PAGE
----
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Women’s Aid Report: Public Perceptions of Domestic Abuse

26 October 2022

Women's Aid report into public perceptions of domestic abuse

Women’s Aid recently published a report which looked at public perceptions of domestic abuse and the different forms that it takes. The findings were interesting and showed that there are a range of attitudes as to what people deem acceptable or unacceptable in a relationship.

Whilst progress is being made, the report indicates that more work needs to be done to continue to raise awareness of domestic abuse.

The Report

The report surveyed just over 2,000 UK adults aged 16+, using polling company YouGov, with a near equal split of men and women.

It aimed to find out what people knew about domestic abuse, as well as seeing which scenarios they thought constituted domestic abuse and if there were any mitigations that made the perpetrator’s behaviour acceptable.

Speaking about the report and its findings, Farah Nazeer, Chief Executive of Women’s Aid, said:

“This research shows many people are aware of domestic abuse and the harm it causes, but also illustrates how societal sexism and victim blaming enables and excuses domestic abuse. Shockingly, however, many adults do not view societal views as harmful in this way.”

Findings

Of all those surveyed, over 80% believed that domestic abuse was either “very common” or “fairly common” in the UK – indicating that the public generally recognise that domestic abuse is prevalent in the UK.

Despite this, 76% of people believed that it was “not very likely” or “not at all likely” that they would personally experience domestic abuse in their lifetime, although 41% felt that someone they knew would be “very likely” or “likely” to experience it.

Those surveyed were prepared to downplay incidents if the perpetrator apologised or if there was an excuse for their behaviour. There was a 15% drop (from 81% to 66%) in those who thought the husband was really wrong to slap his wife when he later apologised.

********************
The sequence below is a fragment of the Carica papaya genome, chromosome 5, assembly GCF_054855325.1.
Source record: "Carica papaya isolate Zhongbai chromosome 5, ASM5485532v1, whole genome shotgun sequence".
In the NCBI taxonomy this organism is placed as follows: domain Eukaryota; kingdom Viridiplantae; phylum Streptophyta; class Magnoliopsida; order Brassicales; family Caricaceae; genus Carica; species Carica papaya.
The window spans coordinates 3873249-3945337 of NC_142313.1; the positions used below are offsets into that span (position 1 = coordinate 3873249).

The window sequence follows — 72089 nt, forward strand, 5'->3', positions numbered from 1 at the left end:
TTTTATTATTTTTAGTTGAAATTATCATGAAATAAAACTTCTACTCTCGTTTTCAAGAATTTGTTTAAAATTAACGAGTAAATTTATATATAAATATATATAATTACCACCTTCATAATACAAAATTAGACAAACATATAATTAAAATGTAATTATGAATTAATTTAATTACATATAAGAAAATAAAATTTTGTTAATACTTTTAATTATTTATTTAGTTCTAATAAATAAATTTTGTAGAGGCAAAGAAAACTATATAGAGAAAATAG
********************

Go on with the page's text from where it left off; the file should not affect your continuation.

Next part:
Over a third of respondents also thought that domestic abuse was the result of “bad people” rather than a reflection of sexism or societal inequality.

Some forms of coercive control divided opinion, with less than half of those surveyed deeming a man controlling his partner’s outfit as extremely wrong, whilst they were less likely to see verbal abuse as harmful compared to other forms of abuse.

Raising Awareness of Domestic Abuse

The findings are sadly not surprising and show how important it is to keep raising awareness of domestic abuse and the forms it takes. Aspects of coercive control continue to be misunderstood, especially the micro-management of day-to-day life by perpetrators, whether that is deciding what clothes someone wears, controlling what they do, as well as constant put-downs and name calling.

It’s recognised that domestic abuse is prevalent in our society, but many people do not believe that it will happen to them. We all have a role to play when it comes to domestic abuse though, and it starts with understanding it and how it impacts people. By increasing public knowledge of domestic abuse, it challenges the long-held misconceptions around domestic abuse and helps to get to the root of the problem.

Leeway offers training for organisations and businesses, raising awareness of domestic abuse and the forms it takes. Our training helps participants to spot the signs of domestic abuse and effectively respond to any disclosures. We also offer bespoke packages, as well as advice on domestic abuse policy and procedures for organisations. Visit our training page for more information.

@LeewayDV
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